Advanced Healthcare Technology: Ethical and Legal Considerations

As an advanced practitioner nurse, you are likely to be entrusted with key decisions surrounding patient care and delivery. This means you will need a strong foundation in the ethical and legal considerations behind new healthcare technologies. Fortunately, this is something most graduate nursing programs will include in their education.

Some of these ethical considerations include:

  • Protecting patient privacy and confidentiality
  • Maintaining transparency about the use of data-driven information
  • Complying with legal guidelines for use of new technologies

As you can see, for all of the convenience of advanced technology in nursing, there are also new bodies of knowledge that it requires nurses to possess. This is one way that your graduate nursing degree will equip you to become an informed and ethical leader in your cohort.

Training and Education for Technology Integration

Since technological advancement is happening at such a rapid rate, contemporary healthcare practitioners are not only expected to have a familiarity with existing systems, but also stay actively engaged with new innovations that are transforming their work in real time. This means ongoing training and professional development, as some new systems require vastly different skill sets and approaches than those that are being replaced.

How graduate nursing programs teach new healthcare technologies

Building technology competencies is now an important part of graduate nursing programs.

Anyone who pursues a graduate nursing degree is likely to receive a thorough orientation in the most up-to-date nursing technologies and systems – from patient engagement technology to clinical decision support systems and more.

These courses will make you an expert at using these advanced systems, also providing you with insight into the future of medical technology and what you can expect to see in your years to come as a practitioner.

Continuing education for working nurses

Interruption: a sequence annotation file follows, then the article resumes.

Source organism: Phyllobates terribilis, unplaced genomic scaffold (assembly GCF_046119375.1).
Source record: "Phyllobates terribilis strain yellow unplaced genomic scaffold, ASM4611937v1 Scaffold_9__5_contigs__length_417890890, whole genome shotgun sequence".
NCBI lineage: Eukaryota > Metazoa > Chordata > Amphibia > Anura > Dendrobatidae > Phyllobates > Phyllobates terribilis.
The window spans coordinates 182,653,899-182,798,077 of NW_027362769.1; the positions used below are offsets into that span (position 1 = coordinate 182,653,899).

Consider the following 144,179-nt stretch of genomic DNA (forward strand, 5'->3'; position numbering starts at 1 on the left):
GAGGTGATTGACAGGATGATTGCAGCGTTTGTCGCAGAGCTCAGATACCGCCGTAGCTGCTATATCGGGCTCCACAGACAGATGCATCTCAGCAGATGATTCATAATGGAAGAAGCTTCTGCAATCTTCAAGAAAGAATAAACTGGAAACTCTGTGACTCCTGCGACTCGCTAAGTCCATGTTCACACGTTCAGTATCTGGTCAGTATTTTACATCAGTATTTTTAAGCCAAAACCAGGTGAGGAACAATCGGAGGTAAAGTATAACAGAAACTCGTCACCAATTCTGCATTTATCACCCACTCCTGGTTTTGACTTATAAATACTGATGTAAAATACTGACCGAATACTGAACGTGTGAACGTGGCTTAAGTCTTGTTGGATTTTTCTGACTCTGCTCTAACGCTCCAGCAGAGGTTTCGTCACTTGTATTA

For nurses who don’t wish to pursue graduate nursing degrees – or even for those who already hold them – many clinics as well as nonprofit organizations offer continuing education courses and workshops to keep your skills up to date and relevant on the job. There are many doctors and medical administrators who also pursue this education, as all medical personnel benefit from a deep knowledge of how these technologies work.

looking at scans

Becoming a nurse who embraces the future of medicine

As the article above illustrates, technology has been a tremendous force in the improvement of medicine, making nurses’ jobs easier and more impactful at the same time. If you are a working nurse, it’s important to stay invested in learning about the innovations that are continuing to happen with every passing day so that you can do the most for your patients.

If you are a working registered nurse who is interested in taking the next steps in your career, a graduate nursing degree will qualify you for leadership positions in your area of specialty. You can learn more about graduate nursing careers in our guide here.

For more information on graduate nursing programs, take a look at our school listings and our index of schools by state.

For answers to all other questions, visit our homepage here.


Is the use of new medical technology standardized across hospitals and clinics?

It depends. With so much new technology suddenly available to medical professionals, different clinical contexts embrace new instruments at different rates. This is partly to ensure that new systems will be taken on when a caregiving team has the ability to learn and implement it fully – after all, these systems are used in critical contexts, so it’s imperative for all personnel to have thorough training and for all procedures and guidelines to be thoroughly thought through.

What are salaries for advanced practitioner registered nurses?

According to the Bureau of Labor Statistics, in May 2022 registered nurses earned a mean annual salary of $89,010. While their data does not differentiate between advanced practitioners and those who just hold BSWs, it is typically the case that a graduate nursing degree will make you eligible for higher-paying roles. Because of this, it is worth noting that the top 90th percentile of registered nurses earns a mean annual wage of $129,400.

I have no background in data or computer science. Will I be able to keep up?

Yes. Many healthcare professionals are in the same boat as you, and have been able to adapt to the changing landscape of the medical profession comfortably. In fact, you are more likely to find that these instruments help you do your job more easily than that they are stressful to learn.